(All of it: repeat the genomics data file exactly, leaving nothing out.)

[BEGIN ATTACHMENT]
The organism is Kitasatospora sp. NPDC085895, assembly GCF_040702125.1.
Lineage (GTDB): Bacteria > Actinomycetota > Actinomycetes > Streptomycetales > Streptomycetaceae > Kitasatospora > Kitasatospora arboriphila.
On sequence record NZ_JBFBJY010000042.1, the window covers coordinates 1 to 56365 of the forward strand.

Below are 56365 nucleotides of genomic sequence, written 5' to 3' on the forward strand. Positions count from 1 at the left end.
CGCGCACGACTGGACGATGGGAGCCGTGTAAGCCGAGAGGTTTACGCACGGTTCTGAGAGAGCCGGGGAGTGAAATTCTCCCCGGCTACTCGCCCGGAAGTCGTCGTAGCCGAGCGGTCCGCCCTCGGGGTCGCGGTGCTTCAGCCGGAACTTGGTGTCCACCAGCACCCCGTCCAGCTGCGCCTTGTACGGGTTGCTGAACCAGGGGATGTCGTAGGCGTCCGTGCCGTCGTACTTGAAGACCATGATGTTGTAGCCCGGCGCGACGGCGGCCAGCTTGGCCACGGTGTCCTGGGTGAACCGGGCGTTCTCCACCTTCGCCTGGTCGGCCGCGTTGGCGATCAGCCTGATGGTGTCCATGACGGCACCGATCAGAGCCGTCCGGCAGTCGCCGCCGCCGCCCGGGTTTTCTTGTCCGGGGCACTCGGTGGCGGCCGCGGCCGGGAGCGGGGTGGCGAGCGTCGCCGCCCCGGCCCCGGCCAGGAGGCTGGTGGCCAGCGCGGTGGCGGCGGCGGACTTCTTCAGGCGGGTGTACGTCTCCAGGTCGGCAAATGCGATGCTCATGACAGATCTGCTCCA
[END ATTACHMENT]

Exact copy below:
The organism is Kitasatospora sp. NPDC085895, assembly GCF_040702125.1.
Lineage (GTDB): Bacteria > Actinomycetota > Actinomycetes > Streptomycetales > Streptomycetaceae > Kitasatospora > Kitasatospora arboriphila.
On sequence record NZ_JBFBJY010000042.1, the window covers coordinates 1 to 56365 of the forward strand.

Below are 56365 nucleotides of genomic sequence, written 5' to 3' on the forward strand. Positions count from 1 at the left end.
CGCGCACGACTGGACGATGGGAGCCGTGTAAGCCGAGAGGTTTACGCACGGTTCTGAGAGAGCCGGGGAGTGAAATTCTCCCCGGCTACTCGCCCGGAAGTCGTCGTAGCCGAGCGGTCCGCCCTCGGGGTCGCGGTGCTTCAGCCGGAACTTGGTGTCCACCAGCACCCCGTCCAGCTGCGCCTTGTACGGGTTGCTGAACCAGGGGATGTCGTAGGCGTCCGTGCCGTCGTACTTGAAGACCATGATGTTGTAGCCCGGCGCGACGGCGGCCAGCTTGGCCACGGTGTCCTGGGTGAACCGGGCGTTCTCCACCTTCGCCTGGTCGGCCGCGTTGGCGATCAGCCTGATGGTGTCCATGACGGCACCGATCAGAGCCGTCCGGCAGTCGCCGCCGCCGCCCGGGTTTTCTTGTCCGGGGCACTCGGTGGCGGCCGCGGCCGGGAGCGGGGTGGCGAGCGTCGCCGCCCCGGCCCCGGCCAGGAGGCTGGTGGCCAGCGCGGTGGCGGCGGCGGACTTCTTCAGGCGGGTGTACGTCTCCAGGTCGGCAAATGCGATGCTCATGACAGATCTGCTCCA